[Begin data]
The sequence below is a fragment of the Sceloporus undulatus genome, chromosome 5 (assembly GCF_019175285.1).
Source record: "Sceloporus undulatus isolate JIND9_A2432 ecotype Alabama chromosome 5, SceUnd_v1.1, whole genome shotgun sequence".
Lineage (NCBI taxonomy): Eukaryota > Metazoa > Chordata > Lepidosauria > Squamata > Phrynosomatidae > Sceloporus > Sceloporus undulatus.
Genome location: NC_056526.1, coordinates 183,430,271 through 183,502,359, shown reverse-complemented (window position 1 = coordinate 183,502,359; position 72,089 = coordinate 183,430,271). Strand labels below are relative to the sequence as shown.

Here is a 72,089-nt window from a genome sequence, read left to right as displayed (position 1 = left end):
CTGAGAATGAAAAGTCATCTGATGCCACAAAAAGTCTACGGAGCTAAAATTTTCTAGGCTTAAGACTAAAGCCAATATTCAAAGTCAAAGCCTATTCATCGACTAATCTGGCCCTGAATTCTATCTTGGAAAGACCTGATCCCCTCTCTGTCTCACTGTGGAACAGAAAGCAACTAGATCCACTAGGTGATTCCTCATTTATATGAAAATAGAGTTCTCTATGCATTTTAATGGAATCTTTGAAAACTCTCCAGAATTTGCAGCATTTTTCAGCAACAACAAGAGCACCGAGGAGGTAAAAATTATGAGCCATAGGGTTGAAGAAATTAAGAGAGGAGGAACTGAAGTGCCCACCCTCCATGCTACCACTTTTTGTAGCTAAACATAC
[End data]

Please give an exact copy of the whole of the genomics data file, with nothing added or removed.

The sequence below is a fragment of the Sceloporus undulatus genome, chromosome 5 (assembly GCF_019175285.1).
Source record: "Sceloporus undulatus isolate JIND9_A2432 ecotype Alabama chromosome 5, SceUnd_v1.1, whole genome shotgun sequence".
Lineage (NCBI taxonomy): Eukaryota > Metazoa > Chordata > Lepidosauria > Squamata > Phrynosomatidae > Sceloporus > Sceloporus undulatus.
Genome location: NC_056526.1, coordinates 183,430,271 through 183,502,359, shown reverse-complemented (window position 1 = coordinate 183,502,359; position 72,089 = coordinate 183,430,271). Strand labels below are relative to the sequence as shown.

Here is a 72,089-nt window from a genome sequence, read left to right as displayed (position 1 = left end):
CTGAGAATGAAAAGTCATCTGATGCCACAAAAAGTCTACGGAGCTAAAATTTTCTAGGCTTAAGACTAAAGCCAATATTCAAAGTCAAAGCCTATTCATCGACTAATCTGGCCCTGAATTCTATCTTGGAAAGACCTGATCCCCTCTCTGTCTCACTGTGGAACAGAAAGCAACTAGATCCACTAGGTGATTCCTCATTTATATGAAAATAGAGTTCTCTATGCATTTTAATGGAATCTTTGAAAACTCTCCAGAATTTGCAGCATTTTTCAGCAACAACAAGAGCACCGAGGAGGTAAAAATTATGAGCCATAGGGTTGAAGAAATTAAGAGAGGAGGAACTGAAGTGCCCACCCTCCATGCTACCACTTTTTGTAGCTAAACATAC